Our holding in this regard is consistent with the intent of Plaintiff and Metro as reflected by the Settlement, which expressly excluded Plaintiff's EEOC complaints, stating: “Ms. Perkins' complaint filed with the EEOC is not a part of this agreement.” Admittedly, the first paragraph of the Settlement uses broad language that, if read in isolation, arguably could be viewed as precluding all claims arising from Plaintiff's termination. Contract provisions are not read in isolation, however. Rather, courts must construe contracts as a whole and ascertain the parties' intent from the “ ‘usual, natural, and ordinary meaning of the contractual language.’ “ Teter v. Republic Parking Sys., Inc., 181 S.W.3d 330, 342 (Tenn.2005) (quoting Guiliano v. Cleo, Inc., 995 S.W.2d 88, 95 (Tenn.1999)). All provisions of a contract “should be construed in harmony with each other, if possible, to promote consistency and to avoid repugnancy between the various provisions of a single contract.” Guiliano, 995 S.W.2d at 95. Read as a whole, the Settlement evinces Plaintiff's and Metro's intent to exclude Plaintiff's Title VII and ADEA claims.14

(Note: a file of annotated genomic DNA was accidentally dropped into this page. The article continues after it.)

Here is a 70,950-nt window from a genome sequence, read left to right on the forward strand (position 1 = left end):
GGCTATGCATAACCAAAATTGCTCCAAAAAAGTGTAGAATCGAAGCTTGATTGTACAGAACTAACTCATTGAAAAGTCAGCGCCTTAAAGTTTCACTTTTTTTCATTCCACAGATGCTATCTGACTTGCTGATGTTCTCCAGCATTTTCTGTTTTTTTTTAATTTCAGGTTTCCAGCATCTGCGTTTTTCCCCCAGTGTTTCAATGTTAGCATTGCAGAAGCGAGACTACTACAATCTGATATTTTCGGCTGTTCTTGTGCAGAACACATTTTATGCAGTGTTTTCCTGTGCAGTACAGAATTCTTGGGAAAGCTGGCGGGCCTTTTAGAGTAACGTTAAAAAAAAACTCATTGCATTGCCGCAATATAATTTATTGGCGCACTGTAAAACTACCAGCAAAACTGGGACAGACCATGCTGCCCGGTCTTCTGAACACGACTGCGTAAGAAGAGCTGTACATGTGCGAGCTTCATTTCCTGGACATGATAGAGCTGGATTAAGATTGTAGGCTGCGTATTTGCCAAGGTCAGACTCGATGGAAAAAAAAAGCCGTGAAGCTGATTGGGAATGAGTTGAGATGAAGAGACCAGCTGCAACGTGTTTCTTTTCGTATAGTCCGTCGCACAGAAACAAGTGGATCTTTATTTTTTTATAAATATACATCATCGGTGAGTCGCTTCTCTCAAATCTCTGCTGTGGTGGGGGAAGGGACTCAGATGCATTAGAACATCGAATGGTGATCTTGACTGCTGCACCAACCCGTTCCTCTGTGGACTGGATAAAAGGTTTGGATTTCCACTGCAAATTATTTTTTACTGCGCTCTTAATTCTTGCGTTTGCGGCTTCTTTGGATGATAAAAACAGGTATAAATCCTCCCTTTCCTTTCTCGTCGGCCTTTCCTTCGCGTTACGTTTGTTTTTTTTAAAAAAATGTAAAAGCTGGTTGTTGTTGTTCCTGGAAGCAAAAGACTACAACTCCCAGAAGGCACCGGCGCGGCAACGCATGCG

Conclusion

Because the Settlement neither alters the fact of Plaintiff's termination nor reflects the parties' intent to resolve Plaintiff's Title VII and ADEA claims, we conclude that the courts below erred in holding that Metro negated the adverse employment action element of Plaintiff's retaliatory discharge claims.15 Accordingly, the judgment of the Court of Appeals is reversed, and the trial court's order granting summary judgment to Metro is vacated. This matter is remanded to the trial court for further proceedings consistent with this opinion. Costs of this appeal are taxed to the Metropolitan Government of Nashville and Davidson County, for which execution, if necessary, may issue.

FOOTNOTES